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Club Chronicles: General Federation of Women’s Clubs supports libraries

This year marks 130 years of the General Federation of Women’s Clubs’ service to communities across the nation.

The GFWC was founded April 24, 1890, during the Progressive Movement. The Russellville Book Lovers Study Club became affiliated with the GFWC in 1928.

Supporting libraries was one of the GFWC’s first projects. By 1933, the GFWC had founded 75 percent of America’s public libraries.

Starting libraries as we know them today began years ago and went through many different transitions. The larger towns and cities had buildings for their public libraries, but there were no ways to get books into the remote regions. For the people in these remote areas, literacy was a means of escape from economic traps such as the Great Depression. As part of the FDR’s New Deal Program, the Pack Horse Library Project was a Works Progress Administration program that delivered books to remote regions in the Appalachian Mountains between 1935-1943.

Elizabeth Fullerton of the Kentucky Federation of Women’s Clubs created the first traveling libraries.

Women were very involved in the project. Using their own horses or mules, or renting them from neighbors, the Pack Horse librarians stuffed their saddlebags with books, magazines, Sunday school materials and carefully-assembled scrapbooks of stories, pictures and recipes.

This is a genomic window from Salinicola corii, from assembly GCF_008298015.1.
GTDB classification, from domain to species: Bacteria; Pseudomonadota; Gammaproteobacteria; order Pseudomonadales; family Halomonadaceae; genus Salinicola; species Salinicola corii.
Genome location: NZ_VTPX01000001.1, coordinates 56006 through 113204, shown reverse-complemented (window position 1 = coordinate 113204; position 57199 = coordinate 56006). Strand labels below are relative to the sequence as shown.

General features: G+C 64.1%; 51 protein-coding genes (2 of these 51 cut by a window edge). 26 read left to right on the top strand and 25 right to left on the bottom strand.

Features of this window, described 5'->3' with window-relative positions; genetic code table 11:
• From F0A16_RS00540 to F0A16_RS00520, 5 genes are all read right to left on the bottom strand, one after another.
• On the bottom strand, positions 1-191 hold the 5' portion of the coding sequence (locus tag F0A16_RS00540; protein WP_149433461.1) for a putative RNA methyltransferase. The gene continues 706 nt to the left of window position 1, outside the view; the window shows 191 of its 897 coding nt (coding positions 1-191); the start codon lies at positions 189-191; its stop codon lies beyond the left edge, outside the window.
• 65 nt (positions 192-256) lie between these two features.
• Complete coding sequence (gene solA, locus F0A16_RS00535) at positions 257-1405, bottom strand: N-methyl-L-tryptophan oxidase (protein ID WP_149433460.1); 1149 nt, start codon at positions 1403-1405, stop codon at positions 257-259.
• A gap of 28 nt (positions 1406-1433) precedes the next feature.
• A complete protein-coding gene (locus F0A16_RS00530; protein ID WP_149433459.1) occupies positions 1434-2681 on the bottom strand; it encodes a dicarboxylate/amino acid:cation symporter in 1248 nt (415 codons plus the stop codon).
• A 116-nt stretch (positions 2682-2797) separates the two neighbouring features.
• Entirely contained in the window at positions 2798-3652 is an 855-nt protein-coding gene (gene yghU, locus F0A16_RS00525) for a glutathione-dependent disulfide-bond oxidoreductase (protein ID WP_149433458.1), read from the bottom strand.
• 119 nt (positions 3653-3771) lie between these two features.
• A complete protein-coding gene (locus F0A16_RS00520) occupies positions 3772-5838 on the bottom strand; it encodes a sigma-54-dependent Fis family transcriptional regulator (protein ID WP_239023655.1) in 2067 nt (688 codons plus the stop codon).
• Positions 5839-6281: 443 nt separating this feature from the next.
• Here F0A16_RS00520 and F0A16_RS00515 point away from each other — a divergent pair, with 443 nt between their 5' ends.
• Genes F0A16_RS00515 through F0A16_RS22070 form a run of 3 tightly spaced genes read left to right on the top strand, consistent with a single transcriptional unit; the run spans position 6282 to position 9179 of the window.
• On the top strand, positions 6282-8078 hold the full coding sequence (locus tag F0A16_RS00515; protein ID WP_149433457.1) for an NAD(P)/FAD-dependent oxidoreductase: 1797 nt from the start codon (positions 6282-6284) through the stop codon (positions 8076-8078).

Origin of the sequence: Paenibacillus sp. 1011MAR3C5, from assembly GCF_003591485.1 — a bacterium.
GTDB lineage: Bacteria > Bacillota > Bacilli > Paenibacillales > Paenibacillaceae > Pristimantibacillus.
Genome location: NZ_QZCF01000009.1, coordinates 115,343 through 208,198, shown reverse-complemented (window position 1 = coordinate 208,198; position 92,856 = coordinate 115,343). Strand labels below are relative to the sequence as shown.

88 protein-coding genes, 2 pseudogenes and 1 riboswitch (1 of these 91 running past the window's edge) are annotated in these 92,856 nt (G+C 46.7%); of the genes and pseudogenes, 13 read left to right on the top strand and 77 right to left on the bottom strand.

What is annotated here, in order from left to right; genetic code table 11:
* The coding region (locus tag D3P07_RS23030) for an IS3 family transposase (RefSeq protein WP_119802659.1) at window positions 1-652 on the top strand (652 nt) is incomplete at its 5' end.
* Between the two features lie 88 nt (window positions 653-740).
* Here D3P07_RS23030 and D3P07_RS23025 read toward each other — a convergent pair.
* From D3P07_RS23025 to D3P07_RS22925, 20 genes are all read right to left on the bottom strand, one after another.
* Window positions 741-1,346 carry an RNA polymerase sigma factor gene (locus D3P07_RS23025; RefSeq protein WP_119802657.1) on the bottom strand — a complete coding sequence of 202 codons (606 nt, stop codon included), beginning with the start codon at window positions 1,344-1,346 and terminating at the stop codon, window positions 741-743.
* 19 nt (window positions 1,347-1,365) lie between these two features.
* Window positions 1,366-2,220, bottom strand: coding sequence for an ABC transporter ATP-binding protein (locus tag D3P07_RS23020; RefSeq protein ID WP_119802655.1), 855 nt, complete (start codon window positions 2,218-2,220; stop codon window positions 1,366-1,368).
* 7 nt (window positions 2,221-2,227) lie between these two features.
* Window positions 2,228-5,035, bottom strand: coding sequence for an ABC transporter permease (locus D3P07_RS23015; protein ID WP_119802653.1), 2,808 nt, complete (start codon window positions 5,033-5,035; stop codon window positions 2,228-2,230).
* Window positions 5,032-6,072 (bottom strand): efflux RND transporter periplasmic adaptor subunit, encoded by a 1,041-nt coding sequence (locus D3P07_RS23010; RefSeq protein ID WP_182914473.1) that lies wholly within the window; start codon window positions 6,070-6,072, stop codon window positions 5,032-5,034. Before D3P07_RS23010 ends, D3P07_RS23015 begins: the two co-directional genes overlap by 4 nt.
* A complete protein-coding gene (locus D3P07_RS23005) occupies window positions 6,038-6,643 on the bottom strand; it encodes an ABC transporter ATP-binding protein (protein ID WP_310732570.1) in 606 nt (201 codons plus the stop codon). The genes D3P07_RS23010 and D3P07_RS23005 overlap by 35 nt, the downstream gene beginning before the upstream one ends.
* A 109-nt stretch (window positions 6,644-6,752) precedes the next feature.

Members of the community and churches donated books as well as provided facilities to store the books and other supplies needed by the librarians on horseback. The project helped employ around 200 people who earned $28 a month and reached about 100,000 residents in rural Kentucky.

President Franklin D. Roosevelt’s wife, Eleanor Roosevelt, was a champion of the initiative and visited small WPA libraries as she traveled around the country inspecting FDR’s New Deal programs.

Books were rotated among locations and were chosen by the patrons. The library collections focused on children’s books. The Pack Horse Library wrote that the children all ran to meet the book women, saying, “Bring me a book to read.”

The adult collection focused on current events, history, religion and biographies. The Bible was one of the most requested books. Other popular books were “Robinson Crusoe” and literature by Mark Twain. Women enjoyed reading illustrated home magazines, recipes, quilting and books on health and parenting.

The Pack Horse librarians also provided reading lessons and read aloud to families.

This WPA program was phased out in 1943.

The GFWC pioneered the idea of bookmobiles. The traveling library provided books to villages and city suburbs that had no library buildings. The bookmobile went from a simple horse-drawn cart in the 19th century to large customized vehicles that became part of American culture and reached their height of popularity in the mid-twentieth century.

Bookmobiles are still active today. As libraries have become the community’s digital gathering place, bookmobiles have also been transformed into movable internet hubs with onboard workstations and satellite internet service. Libraries are committed to helping children and adults develop the skills they need to survive and thrive in a global information society: the ability to read and use computers.

In 1997 the GFWC renewed its commitment to libraries with the Libraries 2000 Project. Over a five-year period, GFWC clubwomen raised and donated $13.5 million to public libraries and public-school libraries across the nation.

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